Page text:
When power problems occur, customers will always call an installation contractor who can provide a solution for their system, based on the applications used. To recommend and implement protection solutions, however, cabling installers need to understand the difference between two strategies: spot protection and whole-building protection.
Many companies use spot placement of surge-protection devices and UPS systems at the point of use, to protect individual equipment from electrical disturbances. However, spot protection does not eliminate power quality problems between systems and equipment. In fact, it may actually cause more harm than good: Uncoordinated random placement of power surge protectors or UPS systems in a network environment can create large potential differences between network equipment via data cables, causing extensive data port damage.
A better alternative to spot protection is whole-building protection. This approach divides a building into zones, offering a comprehensive, systematic solution that protects all electrical and low-voltage systems from disturbances created both inside and outside a facility. Surge protectors, power conditioners and UPS systems are strategically placed in each zone to provide coordinated protection for AC, network, security, fire, alarm, closed-circuit television and building management systems.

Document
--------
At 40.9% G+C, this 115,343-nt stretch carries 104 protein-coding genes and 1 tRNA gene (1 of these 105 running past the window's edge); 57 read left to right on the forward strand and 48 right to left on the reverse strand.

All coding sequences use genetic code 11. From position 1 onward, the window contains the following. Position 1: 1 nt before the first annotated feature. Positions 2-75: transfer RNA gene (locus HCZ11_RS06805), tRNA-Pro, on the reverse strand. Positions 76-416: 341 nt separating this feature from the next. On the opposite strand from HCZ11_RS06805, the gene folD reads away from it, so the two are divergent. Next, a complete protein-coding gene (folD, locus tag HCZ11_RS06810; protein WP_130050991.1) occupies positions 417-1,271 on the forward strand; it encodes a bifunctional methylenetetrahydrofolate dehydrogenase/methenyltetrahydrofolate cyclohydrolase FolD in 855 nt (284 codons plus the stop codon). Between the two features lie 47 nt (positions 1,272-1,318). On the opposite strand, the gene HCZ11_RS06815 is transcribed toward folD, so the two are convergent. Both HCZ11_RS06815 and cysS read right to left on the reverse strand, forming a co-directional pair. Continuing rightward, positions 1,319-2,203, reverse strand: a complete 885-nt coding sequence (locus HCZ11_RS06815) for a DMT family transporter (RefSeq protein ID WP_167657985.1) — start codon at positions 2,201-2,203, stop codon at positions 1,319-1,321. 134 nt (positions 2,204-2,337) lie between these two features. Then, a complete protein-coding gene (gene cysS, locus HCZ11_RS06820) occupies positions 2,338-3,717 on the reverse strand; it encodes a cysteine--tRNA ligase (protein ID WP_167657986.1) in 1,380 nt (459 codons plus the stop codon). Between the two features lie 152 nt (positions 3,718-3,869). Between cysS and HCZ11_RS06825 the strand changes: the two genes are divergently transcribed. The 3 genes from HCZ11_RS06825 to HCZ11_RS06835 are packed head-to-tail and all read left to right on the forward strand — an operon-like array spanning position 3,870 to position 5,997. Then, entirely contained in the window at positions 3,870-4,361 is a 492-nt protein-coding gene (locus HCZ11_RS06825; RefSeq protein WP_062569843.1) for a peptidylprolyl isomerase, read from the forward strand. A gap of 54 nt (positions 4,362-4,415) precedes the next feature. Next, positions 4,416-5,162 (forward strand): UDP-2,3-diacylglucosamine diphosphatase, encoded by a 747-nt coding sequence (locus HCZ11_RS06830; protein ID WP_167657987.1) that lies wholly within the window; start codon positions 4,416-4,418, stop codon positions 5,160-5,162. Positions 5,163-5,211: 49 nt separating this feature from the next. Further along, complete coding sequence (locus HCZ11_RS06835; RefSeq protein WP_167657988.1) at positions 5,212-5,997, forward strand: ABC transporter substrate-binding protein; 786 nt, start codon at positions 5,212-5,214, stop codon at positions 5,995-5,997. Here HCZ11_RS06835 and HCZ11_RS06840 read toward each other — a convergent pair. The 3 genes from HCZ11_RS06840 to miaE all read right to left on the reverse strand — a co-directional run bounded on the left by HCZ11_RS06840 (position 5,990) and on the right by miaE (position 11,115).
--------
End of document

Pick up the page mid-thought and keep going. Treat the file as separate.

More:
Installation contractors can work with design engineers to customize a whole-building protection solution by first surveying a facility and reviewing the mechanical integrity of all electronic and communications systems. They can then coordinate protection by using the appropriate combination of power-quality devices to provide constant, high-quality power to the sensitive equipment within each zone. It is important to remember to install surge-protection devices in each zone: Failing to do so can open a facility to power quality problems.
Whole-building protection provides a more comprehensive power and data quality solution than spot placement of surge-protection devices because hard-wired suppression devices intercept potentially catastrophic transients at the building`s main service entrance. Then, subpanel and point-of-use surge-protection devices, power conditioners and UPS systems provide additional layers of protection for the 70% of disturbances that are generated within a facility. The result is an environment in which surge protection, power conditioning, harmonic containment and backup power are synergistically applied to provide maximum protection for mission-critical equipment.
As businesses approach the twenty-first century, sophisticated communications and electronic technologies will undoubtedly be an integral part of the workplace. Companies will continue to invest in state-of-the-art technologies to stay competitive, spurring an even greater need for comprehensive power and data quality systems. Installation contractors would do well to offer whole-building protection services to their customers. q